Jennifer Clymer and Edgar Pablos have a relationship right out of When Harry Met Sally. After the Los Angelenos met on a film set in 1999, they became fast friends, performing the stand-by-me act for one another through years of mutual failed attempts at finding lasting love.
As dyed-in-the-wool Gen Xers, Clymer, 48, and Pablos, 47, share an obsession with classic 80s cinema. So naturally the say-anything bosom buddies finally up-shifted to full romcom hyperdrive after they pulled into a drive-in showing of The Goonies in 2015.
“Don’t forget the ketchup for the waffle fries,” Clymer admonished Pablos from the car as he fetched the snacks.
The way he looked back at her, she recalls, “It was like the Princess Bride moment.”
As you wish, he replied – with his puppy-dog gaze.
To paraphrase Meg Ryan: and then they fell in love.
In April 2019, they got engaged, setting their LA wedding for 20 June 2020.
And then the coronavirus pandemic hit.
As a fast-increasing number of cities and states, Los Angeles and California among them, have imposed progressively stringent restrictions on gatherings in an attempt to flatten the curve of new Covid-19 cases, Clymer and Pablos have joined the legions of couples with spring and early-summer wedding dates who in recent weeks have seen their big day’s plans upended by the swift and devastating onset of the coronavirus pandemic.
The couple has nevertheless maintained a Goonies-never-say-die outlook. They emailed their 250 invited guests on Friday to say they had postponed their wedding indefinitely, but weren’t heartbroken, “because this party does not mark the beginning of our commitment to each other, it celebrates the commitment that we have already made”.
The best man’s father called to thank Clymer and Pablos for not compelling him to choose between possibly jeopardizing his health by attending the wedding and not supporting the couple.
Pablos was brought to tears.
According to the wedding planning and registry resource The Knot, the United States has 845,000 weddings slated for March through May alone.
The Knot has launched a coronavirus hotline with its partner brand WeddingWire, and reports that many engaged couples calling in for guidance have said they’re downsizing to a small gathering at their parents’ house, or getting legally married in the short-term and planning a vow renewal ceremony on their first wedding anniversary.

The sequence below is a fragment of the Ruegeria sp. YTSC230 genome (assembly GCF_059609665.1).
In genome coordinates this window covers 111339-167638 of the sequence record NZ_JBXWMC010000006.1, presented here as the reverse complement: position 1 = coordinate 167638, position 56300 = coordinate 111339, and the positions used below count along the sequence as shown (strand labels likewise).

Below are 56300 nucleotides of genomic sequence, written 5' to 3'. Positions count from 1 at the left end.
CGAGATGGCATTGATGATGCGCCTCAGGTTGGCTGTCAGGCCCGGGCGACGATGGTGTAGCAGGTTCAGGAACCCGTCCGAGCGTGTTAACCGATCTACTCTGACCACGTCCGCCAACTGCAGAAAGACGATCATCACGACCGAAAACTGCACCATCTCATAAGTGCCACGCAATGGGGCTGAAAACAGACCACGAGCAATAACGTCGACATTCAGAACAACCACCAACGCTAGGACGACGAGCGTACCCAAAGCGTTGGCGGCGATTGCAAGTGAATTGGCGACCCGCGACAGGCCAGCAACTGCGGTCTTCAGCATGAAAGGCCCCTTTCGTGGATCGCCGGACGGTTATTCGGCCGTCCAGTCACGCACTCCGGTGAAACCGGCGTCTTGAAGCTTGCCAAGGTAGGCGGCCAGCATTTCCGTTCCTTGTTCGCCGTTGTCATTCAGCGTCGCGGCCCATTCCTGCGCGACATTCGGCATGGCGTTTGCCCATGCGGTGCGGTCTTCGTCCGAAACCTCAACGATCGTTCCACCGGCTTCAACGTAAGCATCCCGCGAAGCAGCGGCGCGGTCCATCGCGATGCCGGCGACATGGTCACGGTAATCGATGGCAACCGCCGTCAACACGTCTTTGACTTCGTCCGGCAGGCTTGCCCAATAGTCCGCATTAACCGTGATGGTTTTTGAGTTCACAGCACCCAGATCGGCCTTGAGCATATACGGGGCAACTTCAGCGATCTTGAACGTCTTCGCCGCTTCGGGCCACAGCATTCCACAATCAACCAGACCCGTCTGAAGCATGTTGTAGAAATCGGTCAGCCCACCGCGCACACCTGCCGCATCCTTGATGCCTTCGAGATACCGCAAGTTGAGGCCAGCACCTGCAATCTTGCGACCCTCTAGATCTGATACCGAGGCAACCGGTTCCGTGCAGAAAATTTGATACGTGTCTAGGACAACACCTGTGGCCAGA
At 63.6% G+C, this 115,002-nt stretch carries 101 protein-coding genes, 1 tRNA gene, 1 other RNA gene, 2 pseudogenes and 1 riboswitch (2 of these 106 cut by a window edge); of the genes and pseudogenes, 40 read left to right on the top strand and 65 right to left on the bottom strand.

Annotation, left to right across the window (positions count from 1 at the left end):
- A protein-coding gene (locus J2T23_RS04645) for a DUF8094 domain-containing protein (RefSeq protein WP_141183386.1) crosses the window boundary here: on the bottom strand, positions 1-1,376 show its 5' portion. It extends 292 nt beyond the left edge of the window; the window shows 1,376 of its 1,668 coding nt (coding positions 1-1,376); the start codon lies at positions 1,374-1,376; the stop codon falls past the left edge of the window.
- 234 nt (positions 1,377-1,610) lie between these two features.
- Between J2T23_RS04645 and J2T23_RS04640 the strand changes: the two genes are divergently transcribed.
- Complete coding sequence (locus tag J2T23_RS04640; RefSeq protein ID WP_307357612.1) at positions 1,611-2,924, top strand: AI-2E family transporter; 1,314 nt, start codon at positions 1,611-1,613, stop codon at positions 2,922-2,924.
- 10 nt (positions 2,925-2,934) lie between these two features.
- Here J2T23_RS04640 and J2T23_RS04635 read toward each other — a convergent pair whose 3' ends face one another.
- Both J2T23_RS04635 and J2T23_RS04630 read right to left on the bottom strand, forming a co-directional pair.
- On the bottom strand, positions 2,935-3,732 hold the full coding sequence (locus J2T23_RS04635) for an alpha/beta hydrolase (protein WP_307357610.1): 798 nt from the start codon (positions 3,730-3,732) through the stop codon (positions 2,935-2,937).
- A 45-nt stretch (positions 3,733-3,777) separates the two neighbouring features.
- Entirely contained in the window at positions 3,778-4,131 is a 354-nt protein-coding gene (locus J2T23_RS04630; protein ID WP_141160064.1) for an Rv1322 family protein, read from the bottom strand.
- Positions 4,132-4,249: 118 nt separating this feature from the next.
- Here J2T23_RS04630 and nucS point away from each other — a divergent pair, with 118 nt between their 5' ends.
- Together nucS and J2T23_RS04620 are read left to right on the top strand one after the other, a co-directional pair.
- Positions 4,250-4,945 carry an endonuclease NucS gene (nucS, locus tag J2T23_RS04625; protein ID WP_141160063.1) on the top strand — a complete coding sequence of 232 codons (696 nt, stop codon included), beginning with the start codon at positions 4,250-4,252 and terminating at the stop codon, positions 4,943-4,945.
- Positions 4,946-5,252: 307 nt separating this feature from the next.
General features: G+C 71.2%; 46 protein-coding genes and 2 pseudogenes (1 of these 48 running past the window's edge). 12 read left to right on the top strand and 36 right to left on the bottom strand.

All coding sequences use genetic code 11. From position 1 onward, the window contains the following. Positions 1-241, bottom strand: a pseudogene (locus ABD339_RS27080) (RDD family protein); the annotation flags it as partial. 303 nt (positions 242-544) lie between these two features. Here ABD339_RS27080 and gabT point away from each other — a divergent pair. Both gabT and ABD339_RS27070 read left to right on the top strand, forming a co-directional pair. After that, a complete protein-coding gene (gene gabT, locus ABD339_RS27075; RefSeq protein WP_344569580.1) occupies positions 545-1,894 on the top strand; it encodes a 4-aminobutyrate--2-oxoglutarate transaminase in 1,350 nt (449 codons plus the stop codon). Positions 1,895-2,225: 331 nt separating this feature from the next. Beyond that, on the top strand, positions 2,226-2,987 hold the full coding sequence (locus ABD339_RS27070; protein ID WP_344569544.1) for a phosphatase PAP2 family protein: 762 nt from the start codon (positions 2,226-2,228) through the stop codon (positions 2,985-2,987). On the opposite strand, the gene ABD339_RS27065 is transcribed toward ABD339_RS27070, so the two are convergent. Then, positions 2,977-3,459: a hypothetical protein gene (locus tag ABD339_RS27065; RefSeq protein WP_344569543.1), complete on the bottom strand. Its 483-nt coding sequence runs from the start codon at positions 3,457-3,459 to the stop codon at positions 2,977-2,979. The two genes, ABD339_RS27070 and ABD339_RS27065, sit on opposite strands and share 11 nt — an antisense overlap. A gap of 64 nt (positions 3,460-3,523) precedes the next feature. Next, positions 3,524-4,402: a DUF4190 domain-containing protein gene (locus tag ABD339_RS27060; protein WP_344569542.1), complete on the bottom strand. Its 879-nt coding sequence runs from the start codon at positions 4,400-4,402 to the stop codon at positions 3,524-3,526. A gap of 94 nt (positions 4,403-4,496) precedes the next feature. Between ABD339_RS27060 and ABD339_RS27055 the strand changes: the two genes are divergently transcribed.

For the $78bn US wedding industry as a whole, the coronavirus-driven death knell came on 15 March when the CDC advised against gatherings of 50 people or more for the subsequent eight weeks.
The chaotic fallout has included a mad scramble to postpone upcoming wedding dates, which in turn has fostered intense competition to secure the fast-dwindling slots available for late summer and fall bookings in particular.
Such relatively near-term rescheduling is predicated on what may prove to have been magical thinking, given the current uncertainty of the US epidemic: that society will ultimately return to a significant shade of normal within the next three or four months.
Pablos and Clymer, for their part, are already accustomed to virus-induced delays. Early last year, a flu she suffered stymied his cinematic vision for popping the question during a scheduled trip to Colorado that would have afforded a jaunt to a gorgeous snow-filled valley. So the film-maker scouted a new exterior location in New Mexico, near his parents’ home in El Paso – the site of their next trip. This provided his ultimate, successful proposal with a sandy backdrop, plus snow-dusted mountains in the distance.
The cinephiles remain determined to marry at their original venue, the Motion Picture & Television Fund retirement community for showbiz vets in Woodland Hills, California. Clymer works there and wants all the retirees she’s bonded with to attend her reception in their own backyard. (The actress Connie Sawyer, who appeared in the relationship-recap vignette that opens When Harry Met Sally and who died at 105 in 2018, was a dear friend.) For now, such a gathering is impossible given the need to protect seniors in particular from coronavirus.
The near-instant loss or postponement of an entire busy season of weddings is proving disastrous for the 1.2 million people and the nearly 400,000 business that owe at least part of their incomes to the industry of matrimony. Everyone from wedding planners and caterers to florists and furniture rental companies have been blindsided.